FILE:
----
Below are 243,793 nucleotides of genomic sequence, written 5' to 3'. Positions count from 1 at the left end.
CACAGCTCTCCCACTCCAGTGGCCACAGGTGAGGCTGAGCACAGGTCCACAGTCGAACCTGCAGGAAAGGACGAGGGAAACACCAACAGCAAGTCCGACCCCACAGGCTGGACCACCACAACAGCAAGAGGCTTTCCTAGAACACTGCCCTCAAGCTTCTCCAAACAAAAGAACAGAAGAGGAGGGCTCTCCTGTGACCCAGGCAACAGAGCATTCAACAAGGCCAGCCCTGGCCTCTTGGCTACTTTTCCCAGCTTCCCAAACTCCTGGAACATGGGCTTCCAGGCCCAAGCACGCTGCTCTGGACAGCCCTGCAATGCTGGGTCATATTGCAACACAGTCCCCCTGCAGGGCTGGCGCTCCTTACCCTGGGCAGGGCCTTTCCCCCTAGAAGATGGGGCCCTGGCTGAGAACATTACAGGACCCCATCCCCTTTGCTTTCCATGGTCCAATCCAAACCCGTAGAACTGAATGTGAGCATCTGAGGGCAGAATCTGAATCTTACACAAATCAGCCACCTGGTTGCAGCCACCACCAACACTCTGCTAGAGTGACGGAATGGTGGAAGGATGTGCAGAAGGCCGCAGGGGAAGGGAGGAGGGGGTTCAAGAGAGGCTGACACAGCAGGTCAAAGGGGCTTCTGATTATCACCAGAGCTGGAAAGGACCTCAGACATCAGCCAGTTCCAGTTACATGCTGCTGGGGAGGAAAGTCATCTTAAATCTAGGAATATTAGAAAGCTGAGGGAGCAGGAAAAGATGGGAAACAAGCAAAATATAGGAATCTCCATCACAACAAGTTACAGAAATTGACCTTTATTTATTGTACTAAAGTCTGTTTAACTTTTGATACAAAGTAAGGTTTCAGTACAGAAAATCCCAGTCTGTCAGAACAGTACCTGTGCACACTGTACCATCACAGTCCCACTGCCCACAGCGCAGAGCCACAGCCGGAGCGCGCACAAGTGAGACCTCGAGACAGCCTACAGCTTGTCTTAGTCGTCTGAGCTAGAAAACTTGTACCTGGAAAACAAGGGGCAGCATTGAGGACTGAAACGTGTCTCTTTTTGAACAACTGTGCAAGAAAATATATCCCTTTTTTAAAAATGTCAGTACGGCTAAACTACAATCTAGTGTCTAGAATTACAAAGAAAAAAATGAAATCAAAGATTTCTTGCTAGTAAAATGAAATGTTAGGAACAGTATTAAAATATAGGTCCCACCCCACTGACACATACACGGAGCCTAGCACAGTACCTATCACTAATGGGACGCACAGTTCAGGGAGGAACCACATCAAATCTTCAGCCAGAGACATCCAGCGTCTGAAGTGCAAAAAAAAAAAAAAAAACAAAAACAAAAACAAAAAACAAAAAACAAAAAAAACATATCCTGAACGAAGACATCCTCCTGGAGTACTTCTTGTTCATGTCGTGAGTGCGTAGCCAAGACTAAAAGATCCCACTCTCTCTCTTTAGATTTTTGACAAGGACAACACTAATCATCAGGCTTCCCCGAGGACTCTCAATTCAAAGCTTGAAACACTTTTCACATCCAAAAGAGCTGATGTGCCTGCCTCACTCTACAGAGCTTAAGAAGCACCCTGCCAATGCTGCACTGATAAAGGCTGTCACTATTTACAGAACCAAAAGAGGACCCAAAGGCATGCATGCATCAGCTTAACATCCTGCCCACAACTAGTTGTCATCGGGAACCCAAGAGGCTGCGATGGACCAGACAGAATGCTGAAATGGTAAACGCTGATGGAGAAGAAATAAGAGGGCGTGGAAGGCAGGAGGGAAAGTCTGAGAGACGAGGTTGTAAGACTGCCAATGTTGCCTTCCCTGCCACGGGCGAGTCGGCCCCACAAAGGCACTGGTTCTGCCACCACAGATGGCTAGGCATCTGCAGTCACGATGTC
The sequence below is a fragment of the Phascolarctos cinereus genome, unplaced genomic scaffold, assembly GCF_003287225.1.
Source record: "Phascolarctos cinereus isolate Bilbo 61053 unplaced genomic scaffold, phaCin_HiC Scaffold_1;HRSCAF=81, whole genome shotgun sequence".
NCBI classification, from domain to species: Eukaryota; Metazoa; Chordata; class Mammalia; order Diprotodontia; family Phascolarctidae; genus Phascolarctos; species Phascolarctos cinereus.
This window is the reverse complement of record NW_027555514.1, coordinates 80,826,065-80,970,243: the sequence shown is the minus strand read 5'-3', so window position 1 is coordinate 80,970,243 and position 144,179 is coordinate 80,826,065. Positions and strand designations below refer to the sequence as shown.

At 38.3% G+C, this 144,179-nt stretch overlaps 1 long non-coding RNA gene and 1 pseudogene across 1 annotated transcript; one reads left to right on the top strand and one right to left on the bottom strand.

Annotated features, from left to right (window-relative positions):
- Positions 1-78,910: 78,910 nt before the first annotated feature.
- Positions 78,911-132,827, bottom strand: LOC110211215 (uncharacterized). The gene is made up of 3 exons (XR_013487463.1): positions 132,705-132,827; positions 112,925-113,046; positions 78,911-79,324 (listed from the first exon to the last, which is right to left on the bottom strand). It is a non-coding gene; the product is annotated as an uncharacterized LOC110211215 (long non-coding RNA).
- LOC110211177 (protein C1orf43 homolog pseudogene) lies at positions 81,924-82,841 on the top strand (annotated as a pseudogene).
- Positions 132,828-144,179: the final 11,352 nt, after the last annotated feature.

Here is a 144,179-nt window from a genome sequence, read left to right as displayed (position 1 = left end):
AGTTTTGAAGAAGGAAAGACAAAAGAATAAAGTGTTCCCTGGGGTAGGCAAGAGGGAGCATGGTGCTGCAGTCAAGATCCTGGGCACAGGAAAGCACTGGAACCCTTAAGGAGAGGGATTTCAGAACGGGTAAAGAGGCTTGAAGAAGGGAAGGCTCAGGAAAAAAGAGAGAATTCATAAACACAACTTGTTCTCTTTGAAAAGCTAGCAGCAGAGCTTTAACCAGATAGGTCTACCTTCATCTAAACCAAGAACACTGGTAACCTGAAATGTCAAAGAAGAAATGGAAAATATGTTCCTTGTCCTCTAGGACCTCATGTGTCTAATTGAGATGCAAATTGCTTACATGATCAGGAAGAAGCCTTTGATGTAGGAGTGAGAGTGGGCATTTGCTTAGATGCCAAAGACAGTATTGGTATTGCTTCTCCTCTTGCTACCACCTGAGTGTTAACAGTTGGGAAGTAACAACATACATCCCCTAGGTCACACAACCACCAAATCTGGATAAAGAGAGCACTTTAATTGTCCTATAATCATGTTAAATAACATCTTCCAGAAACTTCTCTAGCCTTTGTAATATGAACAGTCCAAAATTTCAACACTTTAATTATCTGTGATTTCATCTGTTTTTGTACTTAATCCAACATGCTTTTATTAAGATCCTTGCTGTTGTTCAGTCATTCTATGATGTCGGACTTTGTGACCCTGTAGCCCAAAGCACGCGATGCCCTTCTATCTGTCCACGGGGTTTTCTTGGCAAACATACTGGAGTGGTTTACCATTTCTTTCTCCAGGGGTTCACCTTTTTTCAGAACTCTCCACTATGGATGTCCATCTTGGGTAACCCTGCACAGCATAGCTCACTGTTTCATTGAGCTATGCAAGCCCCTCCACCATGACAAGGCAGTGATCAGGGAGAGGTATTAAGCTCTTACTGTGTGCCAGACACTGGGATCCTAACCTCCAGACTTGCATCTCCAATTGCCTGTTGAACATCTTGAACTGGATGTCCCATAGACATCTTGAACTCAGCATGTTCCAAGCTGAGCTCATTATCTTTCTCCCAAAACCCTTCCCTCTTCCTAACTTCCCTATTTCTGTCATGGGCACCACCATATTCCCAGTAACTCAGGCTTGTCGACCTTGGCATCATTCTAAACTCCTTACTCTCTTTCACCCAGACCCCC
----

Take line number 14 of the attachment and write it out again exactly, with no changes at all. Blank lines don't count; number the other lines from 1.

AGTTTTGAAGAAGGAAAGACAAAAGAATAAAGTGTTCCCTGGGGTAGGCAAGAGGGAGCATGGTGCTGCAGTCAAGATCCTGGGCACAGGAAAGCACTGGAACCCTTAAGGAGAGGGATTTCAGAACGGGTAAAGAGGCTTGAAGAAGGGAAGGCTCAGGAAAAAAGAGAGAATTCATAAACACAACTTGTTCTCTTTGAAAAGCTAGCAGCAGAGCTTTAACCAGATAGGTCTACCTTCATCTAAACCAAGAACACTGGTAACCTGAAATGTCAAAGAAGAAATGGAAAATATGTTCCTTGTCCTCTAGGACCTCATGTGTCTAATTGAGATGCAAATTGCTTACATGATCAGGAAGAAGCCTTTGATGTAGGAGTGAGAGTGGGCATTTGCTTAGATGCCAAAGACAGTATTGGTATTGCTTCTCCTCTTGCTACCACCTGAGTGTTAACAGTTGGGAAGTAACAACATACATCCCCTAGGTCACACAACCACCAAATCTGGATAAAGAGAGCACTTTAATTGTCCTATAATCATGTTAAATAACATCTTCCAGAAACTTCTCTAGCCTTTGTAATATGAACAGTCCAAAATTTCAACACTTTAATTATCTGTGATTTCATCTGTTTTTGTACTTAATCCAACATGCTTTTATTAAGATCCTTGCTGTTGTTCAGTCATTCTATGATGTCGGACTTTGTGACCCTGTAGCCCAAAGCACGCGATGCCCTTCTATCTGTCCACGGGGTTTTCTTGGCAAACATACTGGAGTGGTTTACCATTTCTTTCTCCAGGGGTTCACCTTTTTTCAGAACTCTCCACTATGGATGTCCATCTTGGGTAACCCTGCACAGCATAGCTCACTGTTTCATTGAGCTATGCAAGCCCCTCCACCATGACAAGGCAGTGATCAGGGAGAGGTATTAAGCTCTTACTGTGTGCCAGACACTGGGATCCTAACCTCCAGACTTGCATCTCCAATTGCCTGTTGAACATCTTGAACTGGATGTCCCATAGACATCTTGAACTCAGCATGTTCCAAGCTGAGCTCATTATCTTTCTCCCAAAACCCTTCCCTCTTCCTAACTTCCCTATTTCTGTCATGGGCACCACCATATTCCCAGTAACTCAGGCTTGTCGACCTTGGCATCATTCTAAACTCCTTACTCTCTTTCACCCAGACCCCC